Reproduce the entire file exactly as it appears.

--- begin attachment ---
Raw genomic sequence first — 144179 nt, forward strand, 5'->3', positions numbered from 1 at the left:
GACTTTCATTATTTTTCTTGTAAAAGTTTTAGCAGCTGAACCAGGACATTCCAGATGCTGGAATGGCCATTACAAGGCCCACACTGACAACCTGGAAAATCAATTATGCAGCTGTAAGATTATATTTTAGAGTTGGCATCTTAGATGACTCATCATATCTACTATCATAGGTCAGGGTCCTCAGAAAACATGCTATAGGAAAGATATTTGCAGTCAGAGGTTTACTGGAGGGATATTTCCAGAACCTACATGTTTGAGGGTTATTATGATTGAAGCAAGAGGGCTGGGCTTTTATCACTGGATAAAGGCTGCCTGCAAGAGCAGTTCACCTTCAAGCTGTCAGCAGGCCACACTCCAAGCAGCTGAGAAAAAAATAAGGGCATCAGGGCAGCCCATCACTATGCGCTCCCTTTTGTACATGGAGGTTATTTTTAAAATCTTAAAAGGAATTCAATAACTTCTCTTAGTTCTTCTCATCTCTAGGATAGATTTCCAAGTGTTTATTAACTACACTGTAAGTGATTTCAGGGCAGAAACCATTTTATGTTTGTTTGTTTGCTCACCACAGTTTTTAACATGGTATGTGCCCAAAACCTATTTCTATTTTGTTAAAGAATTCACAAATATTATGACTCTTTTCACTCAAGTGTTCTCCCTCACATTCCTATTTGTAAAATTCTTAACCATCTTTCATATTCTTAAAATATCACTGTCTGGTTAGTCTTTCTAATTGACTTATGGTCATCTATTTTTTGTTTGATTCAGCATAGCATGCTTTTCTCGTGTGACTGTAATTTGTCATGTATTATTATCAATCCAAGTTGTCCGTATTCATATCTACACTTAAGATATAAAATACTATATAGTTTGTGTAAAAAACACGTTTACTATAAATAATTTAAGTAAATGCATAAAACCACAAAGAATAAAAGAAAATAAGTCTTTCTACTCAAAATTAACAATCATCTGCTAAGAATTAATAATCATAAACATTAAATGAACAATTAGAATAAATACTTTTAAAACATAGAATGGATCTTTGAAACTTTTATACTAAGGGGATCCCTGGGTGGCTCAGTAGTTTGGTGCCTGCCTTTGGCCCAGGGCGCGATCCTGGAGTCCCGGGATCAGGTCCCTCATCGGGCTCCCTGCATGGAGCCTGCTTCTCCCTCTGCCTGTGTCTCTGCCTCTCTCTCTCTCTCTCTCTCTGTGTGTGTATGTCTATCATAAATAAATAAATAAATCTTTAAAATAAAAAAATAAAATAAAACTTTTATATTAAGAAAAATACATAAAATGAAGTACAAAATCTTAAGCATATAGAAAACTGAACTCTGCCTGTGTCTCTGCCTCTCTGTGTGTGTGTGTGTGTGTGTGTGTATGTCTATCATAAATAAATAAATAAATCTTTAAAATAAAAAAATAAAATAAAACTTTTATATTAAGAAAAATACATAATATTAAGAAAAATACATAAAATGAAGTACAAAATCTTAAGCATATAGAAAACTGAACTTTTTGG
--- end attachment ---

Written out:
Raw genomic sequence first — 144179 nt, forward strand, 5'->3', positions numbered from 1 at the left:
GACTTTCATTATTTTTCTTGTAAAAGTTTTAGCAGCTGAACCAGGACATTCCAGATGCTGGAATGGCCATTACAAGGCCCACACTGACAACCTGGAAAATCAATTATGCAGCTGTAAGATTATATTTTAGAGTTGGCATCTTAGATGACTCATCATATCTACTATCATAGGTCAGGGTCCTCAGAAAACATGCTATAGGAAAGATATTTGCAGTCAGAGGTTTACTGGAGGGATATTTCCAGAACCTACATGTTTGAGGGTTATTATGATTGAAGCAAGAGGGCTGGGCTTTTATCACTGGATAAAGGCTGCCTGCAAGAGCAGTTCACCTTCAAGCTGTCAGCAGGCCACACTCCAAGCAGCTGAGAAAAAAATAAGGGCATCAGGGCAGCCCATCACTATGCGCTCCCTTTTGTACATGGAGGTTATTTTTAAAATCTTAAAAGGAATTCAATAACTTCTCTTAGTTCTTCTCATCTCTAGGATAGATTTCCAAGTGTTTATTAACTACACTGTAAGTGATTTCAGGGCAGAAACCATTTTATGTTTGTTTGTTTGCTCACCACAGTTTTTAACATGGTATGTGCCCAAAACCTATTTCTATTTTGTTAAAGAATTCACAAATATTATGACTCTTTTCACTCAAGTGTTCTCCCTCACATTCCTATTTGTAAAATTCTTAACCATCTTTCATATTCTTAAAATATCACTGTCTGGTTAGTCTTTCTAATTGACTTATGGTCATCTATTTTTTGTTTGATTCAGCATAGCATGCTTTTCTCGTGTGACTGTAATTTGTCATGTATTATTATCAATCCAAGTTGTCCGTATTCATATCTACACTTAAGATATAAAATACTATATAGTTTGTGTAAAAAACACGTTTACTATAAATAATTTAAGTAAATGCATAAAACCACAAAGAATAAAAGAAAATAAGTCTTTCTACTCAAAATTAACAATCATCTGCTAAGAATTAATAATCATAAACATTAAATGAACAATTAGAATAAATACTTTTAAAACATAGAATGGATCTTTGAAACTTTTATACTAAGGGGATCCCTGGGTGGCTCAGTAGTTTGGTGCCTGCCTTTGGCCCAGGGCGCGATCCTGGAGTCCCGGGATCAGGTCCCTCATCGGGCTCCCTGCATGGAGCCTGCTTCTCCCTCTGCCTGTGTCTCTGCCTCTCTCTCTCTCTCTCTCTCTGTGTGTGTATGTCTATCATAAATAAATAAATAAATCTTTAAAATAAAAAAATAAAATAAAACTTTTATATTAAGAAAAATACATAAAATGAAGTACAAAATCTTAAGCATATAGAAAACTGAACTCTGCCTGTGTCTCTGCCTCTCTGTGTGTGTGTGTGTGTGTGTGTGTATGTCTATCATAAATAAATAAATAAATCTTTAAAATAAAAAAATAAAATAAAACTTTTATATTAAGAAAAATACATAATATTAAGAAAAATACATAAAATGAAGTACAAAATCTTAAGCATATAGAAAACTGAACTTTTTGG